• Organism: The “wet brain” is a complex network of neurons and brain regions. The interactions between the nodes are of electrical and chemical nature.
  • Organization: The network of employees and teams create the “social brain” of the organization. The nodes interact by means of various forms of human communication. Proper organization, processes and tools ease the communication, inappropriate ones block it.


The brain has to perform the following tasks:

  1. Perceive: Continuously gather information about the external and internal environment
  2. Define: Set goals, priorities and actions to be taken
  3. Decide: Make rapid decisions in order to adapt to the changing environment
  4. Store and recall: Learn from experience and apply what has been learned


As decisions change the environment, these steps constitute a feedback loop. To be successful, the feedback loop has to execute faster than the environment changes. The faster the environment changes relative to the cycle time of the brain, the harder it is to act according to the reality of the moment.


Becoming the predator

The predator analogy can readily be used if you have a highly effective, efficient and flexible learning organization. Should this not yet be the case, take the following steps in order to set up a predator organization:

Drive: We move in the same, well defined direction as a single unit

  1. Create a simple, unambiguous mission
    Capture it in writing in a clear and concise way.
  2. Make sure that the mission is maximally visible
    Every employee should know it by heart. It has to be clear for every potential customer.


Goals: We all work on, and only on the right things every minute, in order to reach our destination

  1. Build a clear set of vision…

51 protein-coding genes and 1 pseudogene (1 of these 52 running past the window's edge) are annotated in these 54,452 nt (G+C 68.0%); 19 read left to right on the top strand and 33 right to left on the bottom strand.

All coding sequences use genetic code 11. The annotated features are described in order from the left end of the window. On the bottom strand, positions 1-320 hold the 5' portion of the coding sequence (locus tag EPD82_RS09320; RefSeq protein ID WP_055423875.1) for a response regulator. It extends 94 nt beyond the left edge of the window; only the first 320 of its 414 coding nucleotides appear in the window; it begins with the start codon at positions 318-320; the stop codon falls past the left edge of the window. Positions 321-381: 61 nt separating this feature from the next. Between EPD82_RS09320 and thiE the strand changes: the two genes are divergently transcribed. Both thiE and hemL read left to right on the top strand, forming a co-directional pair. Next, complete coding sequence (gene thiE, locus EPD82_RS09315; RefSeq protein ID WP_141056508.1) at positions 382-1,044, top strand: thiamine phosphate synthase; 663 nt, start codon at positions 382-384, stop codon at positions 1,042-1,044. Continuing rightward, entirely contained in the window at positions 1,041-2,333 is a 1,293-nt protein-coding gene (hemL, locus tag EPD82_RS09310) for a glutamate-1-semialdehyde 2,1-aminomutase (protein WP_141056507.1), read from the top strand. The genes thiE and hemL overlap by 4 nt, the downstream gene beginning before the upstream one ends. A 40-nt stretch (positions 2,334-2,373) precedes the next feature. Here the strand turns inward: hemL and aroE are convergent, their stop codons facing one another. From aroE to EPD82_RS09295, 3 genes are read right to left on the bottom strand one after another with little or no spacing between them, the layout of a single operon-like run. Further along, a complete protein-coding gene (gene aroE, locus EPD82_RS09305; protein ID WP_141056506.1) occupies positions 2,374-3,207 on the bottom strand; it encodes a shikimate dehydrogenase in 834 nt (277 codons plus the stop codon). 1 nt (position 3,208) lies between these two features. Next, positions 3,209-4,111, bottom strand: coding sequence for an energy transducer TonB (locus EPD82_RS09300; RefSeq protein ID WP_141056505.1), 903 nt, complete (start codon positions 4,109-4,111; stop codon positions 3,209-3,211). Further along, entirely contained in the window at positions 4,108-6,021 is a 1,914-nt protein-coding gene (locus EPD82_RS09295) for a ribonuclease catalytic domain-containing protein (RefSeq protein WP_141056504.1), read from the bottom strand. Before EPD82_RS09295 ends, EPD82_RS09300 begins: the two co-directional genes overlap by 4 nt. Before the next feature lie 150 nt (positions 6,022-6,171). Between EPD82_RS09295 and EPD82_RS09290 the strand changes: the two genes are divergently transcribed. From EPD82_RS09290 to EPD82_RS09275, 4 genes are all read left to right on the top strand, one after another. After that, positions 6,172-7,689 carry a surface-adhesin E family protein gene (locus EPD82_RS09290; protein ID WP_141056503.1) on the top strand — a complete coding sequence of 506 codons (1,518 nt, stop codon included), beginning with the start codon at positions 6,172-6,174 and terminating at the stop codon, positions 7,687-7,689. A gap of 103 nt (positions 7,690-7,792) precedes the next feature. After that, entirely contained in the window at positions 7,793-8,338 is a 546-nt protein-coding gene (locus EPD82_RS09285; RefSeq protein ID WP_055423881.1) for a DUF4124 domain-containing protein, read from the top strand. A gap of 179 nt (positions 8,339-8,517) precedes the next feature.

… consisting only of major, meaningful objectives needed to achieving the mission
  2. Forge a lucid strategy…
    … representing your current understanding of the shortest path to fulfilling the mission
  3. Ascertain that the vision and the strategy is transparent and visible
    Every employee has to be able to see where she contributes to the big picture. Each member of the organization has to fully understand the parts of the vision and the strategy relevant for her work. They shall know enough context to be able to make the right decisions during their everyday work
  4. Define processes that prevent straying
    Don’t allow the vision and the strategy to go stale! Always keep them synchronized with the latest understanding of the internal and external environment


Environment: We understand both ourselves and our surroundings, so we can adapt

  1. Separate assumptions from facts
    Actively work on identifying and testing assumptions
  2. Secure a strong, continuous information inflow, …
    … both from the external and internal environments. Ensure that new information is used to validate/invalidate assumptions and to steer the goals accordingly. Set up the right metrics to gain access to quantitative, traceable insight
  3. Optimize for rapid internal flow of information
    Set up simple, easy to navigate processes and tools to accelerate internal communication. Make sure that key information reach the decision makers in a timely manner. Double-check that the organization’s culture and structures support the efficient spreading of information



In the upcoming second part of the article we will take a look at operating a predator organization once it has been set up.